I just wanted out. Nothing mattered to me anymore. There was no meaning to me, to life, to the universe. It was all an endless pit that would result in the heat death of the universe anyway so why the fuck not?

So, I wrote the letters. One to each person I cared about, telling them how this wasn’t their fault and trying to explain myself. I sealed and signed the envelopes. I wrote my own eulogy. I put together my own playlist. I left all this on my coffee table, went into my kitchen and grabbed the sharpest knife I had, and took it with me into the bathroom. I took my phone out of my pocket, flipped it open at looked at it. And I kept looking at it. You see, my plan was to slit my throat over the bathtub, then call 911. I didn’t want to be saved, but I didn’t want my family to find me like that. I figured it would be easier for them that way.

But, I couldn’t do it. I couldn’t, because I knew it would never be easy for them. No matter what I did. And while I didn’t want to hurt anymore, I didn’t want to hurt anyone else.

I couldn’t live that way anymore, but I couldn’t stop living.

So, I made a decision. And it was the best decision I ever made.

I started taking care of myself again. I started working out and eating better. I started taking massage therapy classes to give myself something to do. I got a job and got off unemployment. I started going to college. I started seeing the therapists at the student center. Then I started taking medication. I started feeling better, and I started making friends. Then I started liking life again. Then I started liking myself again.

Then I met my fiancé, which just made my life even better.

___________

I was lucky.

I still take medication, and I still sometimes feel melancholy for no reason. I am also incredibly afraid of feeling bad, because I know how easily bad can go to worse. But I am so thankful to be alive.

Had I taken my own life, I wouldn’t have known how good life can get.

So, to anyone reading this, if you are thinking about suicide, please get help. Talk to someone, get on medication, start doing things that make you feel better, start being kinder to yourself.

And if you can’t do these things for you, do them for your friends and family. If you take your own life, you make not be around to feel pain anymore, but everyone else will suffer because of you.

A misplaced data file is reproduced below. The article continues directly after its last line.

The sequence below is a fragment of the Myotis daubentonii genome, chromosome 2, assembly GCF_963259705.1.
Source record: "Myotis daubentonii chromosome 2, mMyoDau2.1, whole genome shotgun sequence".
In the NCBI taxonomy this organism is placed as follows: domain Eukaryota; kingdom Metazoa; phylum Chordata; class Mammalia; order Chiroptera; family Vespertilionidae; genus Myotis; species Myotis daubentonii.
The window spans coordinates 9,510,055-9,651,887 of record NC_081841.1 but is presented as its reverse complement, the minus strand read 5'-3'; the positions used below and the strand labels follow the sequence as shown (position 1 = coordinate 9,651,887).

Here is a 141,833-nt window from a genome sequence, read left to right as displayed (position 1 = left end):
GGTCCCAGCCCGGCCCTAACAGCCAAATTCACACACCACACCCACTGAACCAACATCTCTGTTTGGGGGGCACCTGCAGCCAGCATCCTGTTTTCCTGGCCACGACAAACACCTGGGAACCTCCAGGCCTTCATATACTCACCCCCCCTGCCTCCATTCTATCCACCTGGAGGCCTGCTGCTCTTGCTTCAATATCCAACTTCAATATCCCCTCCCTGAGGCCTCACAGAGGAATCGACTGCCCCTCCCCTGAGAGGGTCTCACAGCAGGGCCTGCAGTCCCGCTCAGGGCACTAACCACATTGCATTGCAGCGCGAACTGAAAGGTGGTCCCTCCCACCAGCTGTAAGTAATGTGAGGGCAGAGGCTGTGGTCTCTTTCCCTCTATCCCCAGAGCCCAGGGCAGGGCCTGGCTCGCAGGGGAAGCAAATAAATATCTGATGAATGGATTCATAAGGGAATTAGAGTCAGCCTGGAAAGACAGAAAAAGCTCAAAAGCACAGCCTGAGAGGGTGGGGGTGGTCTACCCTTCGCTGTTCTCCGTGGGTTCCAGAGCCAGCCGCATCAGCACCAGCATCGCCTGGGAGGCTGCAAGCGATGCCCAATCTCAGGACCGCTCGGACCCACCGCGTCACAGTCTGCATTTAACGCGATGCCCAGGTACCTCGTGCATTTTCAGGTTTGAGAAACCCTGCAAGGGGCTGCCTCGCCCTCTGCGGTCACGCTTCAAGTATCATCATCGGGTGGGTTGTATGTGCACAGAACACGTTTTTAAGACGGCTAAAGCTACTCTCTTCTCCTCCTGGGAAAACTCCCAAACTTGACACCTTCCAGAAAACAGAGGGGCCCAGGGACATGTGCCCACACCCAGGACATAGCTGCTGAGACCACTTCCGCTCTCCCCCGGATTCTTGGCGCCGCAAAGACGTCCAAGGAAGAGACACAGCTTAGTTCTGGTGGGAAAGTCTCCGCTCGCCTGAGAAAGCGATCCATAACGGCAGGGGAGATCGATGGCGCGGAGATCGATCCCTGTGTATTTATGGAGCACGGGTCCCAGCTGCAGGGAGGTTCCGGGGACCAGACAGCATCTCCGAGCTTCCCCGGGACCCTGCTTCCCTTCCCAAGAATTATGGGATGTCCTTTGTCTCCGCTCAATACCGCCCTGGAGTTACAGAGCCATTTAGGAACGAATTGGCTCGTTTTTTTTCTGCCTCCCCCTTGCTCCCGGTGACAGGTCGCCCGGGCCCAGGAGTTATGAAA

So please, get help, because it gets better.

Nostalgic about Nostalgia, an inner monologue

My brain: “Hey, remember when you used to remember when?”

Me: “Uh, you mean when I was miserable and I couldn’t stop thinking about the time when I was just melancholy?”

My brain: “Yup!”

Me: “Yeah, I remember those feels. It has certainly been a while since I felt those feels. . .”

(Interlude of reminiscence.)

Me: “Wait. Are you fucking kidding me? Do you have me being nostalgic about NOSTALGIA??”

My brain: “Tee hee.”

Me: “Asshole.”

Hypothermia of the Heart

I can barely remember the last time I wrote something simply because I wanted to. I simply haven’t had any ideas or thoughts I’ve wanted to express, which, I suppose, is a good thing. The only time I ever feel like writing is when I feel a particular way. Writing, for me, is a way of intellectualizing emotions that I don’t want to feel. Through abstraction I am able to distance myself from my discomfort. It becomes something to manipulate, rather than something that is manipulating me. But when I am happy, no words will come because I do not call for them. It is only when I start feeling that dreadfully familiar weight on my chest that I feel the need to chase the cursor. Words and sentences become handholds, something for me to grasp as I attempt to extricate myself from my own negativity. It is as if, by pinning those feelings to a page, I can remove them from myself. And here I am, writing again, even if it is only a paragraph. A part of me is ashamed of this. What did I do wrong that I must feel melancholy again? But it rarely is a matter of doing, and simply a matter of feeling. This winter is finally getting to me. Consider this paragraph a plea to the seasons for change. Bring me warmth and sunshine, flowers and breeze. I can’t take any more of these icy streets.